• Timbs v. Indiana

    There ARE Limits: IJ Takes Excessive Fines Case to the U.S. Supreme Court

    State and local authorities cannot treat Americans like ATMs. There are instead federal constitutional limits to the many fines, fees and forfeitures that states and localities impose.  That is the principle that Tyson Timbs and the Institute for Justice established at the U.S. Supreme Court in 2019. In a unanimous opinion by Justice Ginsburg, the…

  • Arizona Campaign Finance (Second Challenge)

    The Dirty Truth about Arizona’s “Clean Elections” Act: U.S. Supreme Court Asked to Strike Down Program that Discourages Free Speech, Puts Thumb on Scales for Government-Funded Political Candidates

    In 2008, the Institute for  Justice and the Goldwater Institute teamed up to challenge Arizona’s punitive  system of funding campaigns with taxpayer money.  The consolidated challenges to the  “matching funds” provision of Arizona’s so-called “Clean Elections” Act  eventually made their way to the U.S. Supreme Court, which on March 28, 2011,  heard argument in Arizona…

  • Kelo Eminent Domain

    Eminent Domain Without Limits?: U.S. Supreme Court Asked to Curb Nationwide Abuses

    Susette Kelo dreamed of owning a home that looked out over the water. She purchased and lovingly restored her little pink house where the Thames River meets the Long Island Sound in 1997, and had enjoyed the great view from its windows. The Dery family, up the street from Susette, had lived in Fort Trumbull…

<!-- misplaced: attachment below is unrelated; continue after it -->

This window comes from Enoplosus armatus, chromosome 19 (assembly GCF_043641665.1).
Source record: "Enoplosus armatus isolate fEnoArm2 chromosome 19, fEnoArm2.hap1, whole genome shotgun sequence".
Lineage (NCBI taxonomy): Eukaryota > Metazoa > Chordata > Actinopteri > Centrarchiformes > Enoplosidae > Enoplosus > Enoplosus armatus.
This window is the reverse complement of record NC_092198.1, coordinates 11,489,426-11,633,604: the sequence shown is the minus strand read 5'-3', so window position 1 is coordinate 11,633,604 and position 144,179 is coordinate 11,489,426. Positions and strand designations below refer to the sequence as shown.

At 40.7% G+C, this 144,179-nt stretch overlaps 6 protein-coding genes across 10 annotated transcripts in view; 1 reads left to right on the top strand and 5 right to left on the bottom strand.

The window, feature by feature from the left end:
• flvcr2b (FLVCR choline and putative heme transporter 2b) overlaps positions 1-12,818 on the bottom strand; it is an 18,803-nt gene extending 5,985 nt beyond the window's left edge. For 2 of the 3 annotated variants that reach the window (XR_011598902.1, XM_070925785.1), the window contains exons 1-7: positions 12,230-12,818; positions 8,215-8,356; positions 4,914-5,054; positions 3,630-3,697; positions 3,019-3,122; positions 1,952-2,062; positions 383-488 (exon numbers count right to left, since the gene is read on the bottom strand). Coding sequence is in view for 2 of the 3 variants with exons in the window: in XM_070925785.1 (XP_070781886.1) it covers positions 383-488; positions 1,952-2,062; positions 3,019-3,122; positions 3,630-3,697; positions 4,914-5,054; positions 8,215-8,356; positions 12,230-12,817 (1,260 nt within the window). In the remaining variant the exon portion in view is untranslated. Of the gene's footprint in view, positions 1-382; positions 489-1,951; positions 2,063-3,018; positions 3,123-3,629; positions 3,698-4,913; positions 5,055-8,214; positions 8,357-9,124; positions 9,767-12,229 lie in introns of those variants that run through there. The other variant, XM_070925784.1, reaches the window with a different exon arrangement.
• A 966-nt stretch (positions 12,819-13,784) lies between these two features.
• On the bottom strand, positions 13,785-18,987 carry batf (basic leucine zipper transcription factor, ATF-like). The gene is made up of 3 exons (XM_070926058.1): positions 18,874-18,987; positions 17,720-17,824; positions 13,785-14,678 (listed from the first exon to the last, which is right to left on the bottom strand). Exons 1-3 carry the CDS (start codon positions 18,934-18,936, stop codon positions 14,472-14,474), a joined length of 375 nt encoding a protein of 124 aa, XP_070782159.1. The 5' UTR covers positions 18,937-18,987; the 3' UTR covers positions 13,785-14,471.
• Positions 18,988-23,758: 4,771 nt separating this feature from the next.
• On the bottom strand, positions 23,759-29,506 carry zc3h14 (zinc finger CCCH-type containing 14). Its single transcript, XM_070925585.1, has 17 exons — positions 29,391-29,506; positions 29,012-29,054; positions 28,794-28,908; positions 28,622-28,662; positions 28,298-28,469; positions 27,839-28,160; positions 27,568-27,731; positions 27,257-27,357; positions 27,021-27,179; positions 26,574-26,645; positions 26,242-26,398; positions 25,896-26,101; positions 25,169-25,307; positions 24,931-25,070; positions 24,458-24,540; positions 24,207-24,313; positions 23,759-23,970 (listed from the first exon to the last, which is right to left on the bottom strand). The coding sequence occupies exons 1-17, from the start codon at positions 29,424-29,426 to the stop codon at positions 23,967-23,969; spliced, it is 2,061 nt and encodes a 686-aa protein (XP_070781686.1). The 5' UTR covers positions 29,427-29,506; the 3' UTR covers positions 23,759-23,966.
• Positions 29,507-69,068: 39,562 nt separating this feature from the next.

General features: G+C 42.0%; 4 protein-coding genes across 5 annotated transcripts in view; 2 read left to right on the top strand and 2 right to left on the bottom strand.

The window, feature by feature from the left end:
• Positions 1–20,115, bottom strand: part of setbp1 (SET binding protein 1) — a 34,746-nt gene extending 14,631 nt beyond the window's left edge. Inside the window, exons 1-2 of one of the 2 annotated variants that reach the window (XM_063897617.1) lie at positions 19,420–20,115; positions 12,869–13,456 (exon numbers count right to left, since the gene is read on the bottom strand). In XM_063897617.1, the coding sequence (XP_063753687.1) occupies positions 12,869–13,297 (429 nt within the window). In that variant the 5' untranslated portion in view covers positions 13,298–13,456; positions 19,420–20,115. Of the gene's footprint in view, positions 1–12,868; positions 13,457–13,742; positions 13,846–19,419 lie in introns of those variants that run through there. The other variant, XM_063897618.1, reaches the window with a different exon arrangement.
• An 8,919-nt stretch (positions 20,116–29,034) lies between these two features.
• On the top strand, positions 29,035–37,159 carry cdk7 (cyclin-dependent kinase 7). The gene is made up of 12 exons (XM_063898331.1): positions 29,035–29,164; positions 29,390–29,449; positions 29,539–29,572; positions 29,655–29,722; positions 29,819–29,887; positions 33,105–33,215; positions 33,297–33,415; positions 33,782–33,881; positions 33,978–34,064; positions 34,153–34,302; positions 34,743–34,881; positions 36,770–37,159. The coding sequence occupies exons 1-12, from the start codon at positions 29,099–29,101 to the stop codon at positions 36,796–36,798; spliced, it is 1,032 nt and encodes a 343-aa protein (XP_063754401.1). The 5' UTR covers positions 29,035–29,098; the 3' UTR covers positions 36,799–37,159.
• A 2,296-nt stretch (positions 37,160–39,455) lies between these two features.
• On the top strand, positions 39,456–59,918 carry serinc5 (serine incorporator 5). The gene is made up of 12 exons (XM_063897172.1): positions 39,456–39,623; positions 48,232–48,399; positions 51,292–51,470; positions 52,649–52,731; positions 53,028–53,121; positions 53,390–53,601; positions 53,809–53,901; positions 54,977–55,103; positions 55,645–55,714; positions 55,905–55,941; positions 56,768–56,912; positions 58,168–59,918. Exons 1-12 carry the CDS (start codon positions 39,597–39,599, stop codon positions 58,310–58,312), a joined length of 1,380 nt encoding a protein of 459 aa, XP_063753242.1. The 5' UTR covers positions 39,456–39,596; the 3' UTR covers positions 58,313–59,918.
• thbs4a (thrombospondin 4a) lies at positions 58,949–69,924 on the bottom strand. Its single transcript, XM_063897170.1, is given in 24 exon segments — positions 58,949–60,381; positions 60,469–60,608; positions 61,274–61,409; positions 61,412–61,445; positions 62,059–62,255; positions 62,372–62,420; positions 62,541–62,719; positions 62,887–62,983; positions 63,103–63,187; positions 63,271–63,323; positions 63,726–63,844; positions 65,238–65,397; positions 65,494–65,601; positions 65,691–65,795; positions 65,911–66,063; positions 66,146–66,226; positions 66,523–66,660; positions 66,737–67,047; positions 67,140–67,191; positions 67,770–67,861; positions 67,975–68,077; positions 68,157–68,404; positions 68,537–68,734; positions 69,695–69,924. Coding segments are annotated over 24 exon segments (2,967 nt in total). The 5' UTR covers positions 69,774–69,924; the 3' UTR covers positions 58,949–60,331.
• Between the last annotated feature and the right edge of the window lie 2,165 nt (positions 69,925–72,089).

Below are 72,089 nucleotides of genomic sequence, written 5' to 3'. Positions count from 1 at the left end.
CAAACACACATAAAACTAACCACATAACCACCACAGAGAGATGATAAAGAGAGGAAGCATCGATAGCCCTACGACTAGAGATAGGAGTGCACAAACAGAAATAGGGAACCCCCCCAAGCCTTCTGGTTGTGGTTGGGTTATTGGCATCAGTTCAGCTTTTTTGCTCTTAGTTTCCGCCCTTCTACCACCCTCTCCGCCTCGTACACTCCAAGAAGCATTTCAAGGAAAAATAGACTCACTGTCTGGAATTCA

• Arizona Individual Tax Credit Scholarships (Federal)

    U.S. Supreme Court Dismisses Legal Challenge to Arizona School Choice Program

    On April 4, 2011, in a major victory for school choice efforts nationwide, the United States Supreme Court dismissed this frivolous legal challenge to Arizona’s Individual Scholarship Tax Credit, which provides tens of thousands of school children the opportunity to attend the private school of their parent’s choice.

  • New York Wine

    Uncorking Freedom: Challenging Protectionist Restraints on Direct Interstate Wine Shipments to Consumers

    Juanita Swedenburg, Virginia vintner and member of the Daughters of the American Revolution, successfully waged the nation’s leading legal battle to reestablish the American ideals of unfettered interstate commerce, especially on the Internet. With the help of the Institute for Justice, Swedenburg challenged discriminatory laws that existed only to protect the monopoly power of large,…

  • Cleveland, Ohio, School Choice (Federal Case)

    U.S. Supreme Court issued its most important educational decision since Brown v. Board of Education

    On June 27, 2002, the U.S. Supreme Court upheld the constitutionality of Cleveland’s school choice program in the most important education decision since Brown v. Board of Education.  The court’s ruling in Zelman v. Simmons-Harris removed the federal Constitution from the legal arsenal of teachers’ unions and other school choice opponents and opened the door…